Extensions are a great way to add new functionality and helpers to Jasonelle. They can be updated separately from the core and be added or removed at will.

Adding an Extension

Extensions are a single *.xcodeproj (blue icon) that contains the project that can be added to the App.xcworkspace (white icon) file.

Step 1

Open App.xcworkspace with Xcode and look for the *.xcodeproj file in Finder.


Step 2

Draw it to the Extensions directory inside Xcode.



Step 3

Add it to the frameworks in App.xcproj file. Be sure that Embed & Sign option is selected.

added frameworks

Step 4

import the extension in AppExtensions.m.


and add it to the extension registry in install method using the class attribute.

Example: [self.extensions add: JLContacts.class];



If everything is ok then the extension was installed successfully, maybe some other configurations would be needed depending on the extension itself.

Removing an Extension

If you don't need an extension you can remove it from the workspace.

Step 1

Remove (or comment) the setup code in AppExtensions.m file described in Adding an Extension: Step 4.



Step 2

Remove the framework from the App.xcproj file.

added frameworks

Step 3

Delete the *.xcodeproj file from the Workspace. It will pop up a confirmation dialog. We recommend Remove Reference option.

remove reference

Create Extensions

Creating extensions requires some knowledge of Objective-C and JavaScript. These instructions are for advanced users.

Step 1

Create a new xcodeproj file.


Select Framework as the template. Be sure that is in the iOS tab.


Add it to the Extensions directory inside the App.xcworkspace.



Step 2

Configure the iOS Deployment Target to 14.0 (or the recommended version for your project).


Add the JLKernel framework. Select Do Not Embed as the option. Since all the frameworks will be embeded in App.xcproj later.


Step 3

Create the *.h and *.m files that inherits from JLExtension.






#import <Foundation/Foundation.h>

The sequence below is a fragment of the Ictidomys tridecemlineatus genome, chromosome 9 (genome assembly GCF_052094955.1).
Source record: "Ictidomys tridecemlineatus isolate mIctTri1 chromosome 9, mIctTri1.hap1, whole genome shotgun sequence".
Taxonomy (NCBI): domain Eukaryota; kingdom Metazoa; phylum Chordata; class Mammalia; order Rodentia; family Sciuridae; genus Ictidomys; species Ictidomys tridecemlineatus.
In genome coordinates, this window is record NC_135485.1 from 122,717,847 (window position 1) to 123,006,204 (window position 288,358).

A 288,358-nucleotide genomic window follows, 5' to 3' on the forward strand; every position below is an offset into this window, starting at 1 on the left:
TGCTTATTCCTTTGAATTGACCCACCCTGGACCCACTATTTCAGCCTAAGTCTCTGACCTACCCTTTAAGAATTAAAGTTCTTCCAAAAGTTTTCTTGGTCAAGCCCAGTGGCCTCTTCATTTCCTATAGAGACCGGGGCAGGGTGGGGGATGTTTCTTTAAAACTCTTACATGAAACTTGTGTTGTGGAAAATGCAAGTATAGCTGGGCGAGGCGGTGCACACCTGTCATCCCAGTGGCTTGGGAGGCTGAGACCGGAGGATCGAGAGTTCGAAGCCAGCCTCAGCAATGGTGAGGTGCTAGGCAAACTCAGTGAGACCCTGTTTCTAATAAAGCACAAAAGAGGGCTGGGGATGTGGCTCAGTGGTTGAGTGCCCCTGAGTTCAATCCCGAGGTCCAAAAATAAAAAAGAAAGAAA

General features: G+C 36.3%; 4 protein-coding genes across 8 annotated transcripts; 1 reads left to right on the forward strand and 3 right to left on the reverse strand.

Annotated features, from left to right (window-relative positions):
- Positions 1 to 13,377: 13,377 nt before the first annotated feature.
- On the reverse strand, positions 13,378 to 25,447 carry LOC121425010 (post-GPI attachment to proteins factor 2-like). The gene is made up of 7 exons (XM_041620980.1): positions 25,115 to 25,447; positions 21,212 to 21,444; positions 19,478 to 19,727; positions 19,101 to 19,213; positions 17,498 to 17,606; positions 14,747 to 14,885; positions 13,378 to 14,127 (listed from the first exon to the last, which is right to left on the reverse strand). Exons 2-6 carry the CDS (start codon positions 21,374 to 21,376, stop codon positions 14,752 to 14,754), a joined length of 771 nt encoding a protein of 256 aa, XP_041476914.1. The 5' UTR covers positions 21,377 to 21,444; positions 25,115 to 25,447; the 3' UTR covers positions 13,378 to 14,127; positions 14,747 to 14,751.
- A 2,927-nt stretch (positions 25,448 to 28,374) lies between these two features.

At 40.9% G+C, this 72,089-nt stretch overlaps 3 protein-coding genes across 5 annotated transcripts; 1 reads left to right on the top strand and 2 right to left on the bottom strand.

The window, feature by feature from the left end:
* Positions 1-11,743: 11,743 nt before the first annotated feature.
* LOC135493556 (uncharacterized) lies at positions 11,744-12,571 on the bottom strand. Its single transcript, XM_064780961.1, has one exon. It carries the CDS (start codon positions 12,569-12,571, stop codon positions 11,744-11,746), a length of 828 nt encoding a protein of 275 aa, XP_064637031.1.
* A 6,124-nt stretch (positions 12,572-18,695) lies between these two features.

//! Project version number for MyExtension.
FOUNDATION_EXPORT double MyExtensionVersionNumber;

//! Project version string for MyExtension.
FOUNDATION_EXPORT const unsigned char MyExtensionVersionString[];

#import <JLKernel/JLKernel.h>


@interface MyExtension : JLExtension



#import "MyExtension.h"

@implementation MyExtension



Now you can install it as any other extension in your App.xcodeproj file.

Extension Coding

When coding an extension you can access some events and properties that will enable to add new features to Jasonelle.

- (void) install

This method will be executed when installing the extension in AppDelegate lifecycle. This is before all the extensions are ready, because a single extension is being installed at the time.

Be sure to call the [super install] method.

- (void) install {
    [super install];
    // your code here


The handlers are the names of the native bridges that will be called when used inside the webview. Must be configured in the install method.

See JLKeychain extension as an example with using handlers.

- (void) install {
  // ...
  self.handlers = @{
        @"$keychain.set": setHandler,
        @"$keychain.get": getHandler,
        @"$keychain.remove": removeHandler,
        @"$keychain.clear": clearHandler

A handler is a native function that is called within the webview.

Handlers will be called using $agent.trigger() inside the webview.

  • Example: $agent.trigger('$keychain.get')

They will return a JS Promise.

A wrapper can be created to call directly.

 (() => {
     if (window && window.$myextension) {
     window.$myextension = {};
     window.$myextension.run = () => $agent.trigger("$myextension.run", {});

- (BOOL) application:(UIApplication *)application didFinishLaunchingWithOptions:(nullable NSDictionary *)launchOptions

This method is called in AppDelegate after the setup and before loading the webview. Normally for post install logic. All the other extensions would be available at this point.

- (nonnull WKWebView *)appDidLoadWithWebView:(nonnull WKWebView *)webView

This method is called when the WKWebView is ready. You can use it to inject JavaScript files or make additional configurations to the webview element.

- (nonnull WKWebView *)appDidLoadWithWebView:(nonnull WKWebView *)webView {
    [super appDidLoadWithWebView:webView];
    return webView;


See JLCookies as an example extension that only loads a JS file.

More methods

See which other methods are available in JLApplicationExtensions

FileSystem Helper

You can access the filesystem by using the app.utils.fs helper.


Reads a file named JLContacts.js inside the self bundle.

NSString * js = [self.app.utils.fs

// If is named the same as the class then can be used like this
NSString * js = [self.app.utils.fs

WebView Helper

To help injecting scripts to webview you can use app.utils.webview helper.

webView = [self.app.utils.webview inject:@"js.cookie.min" intoWebView:webView for:self];

// Reads the filename as Classname.js
return [self.app.utils.webview inject:self intoWebView:webView];

Extension Service Locator

You can fetch the extension instance by using the app.ext service locator.

return (JLATTrackingManager *) [self.app.ext get:JLATTrackingManager.class];

return (JLApplicationBadge *) [self.app.ext get:JLApplicationBadge.class];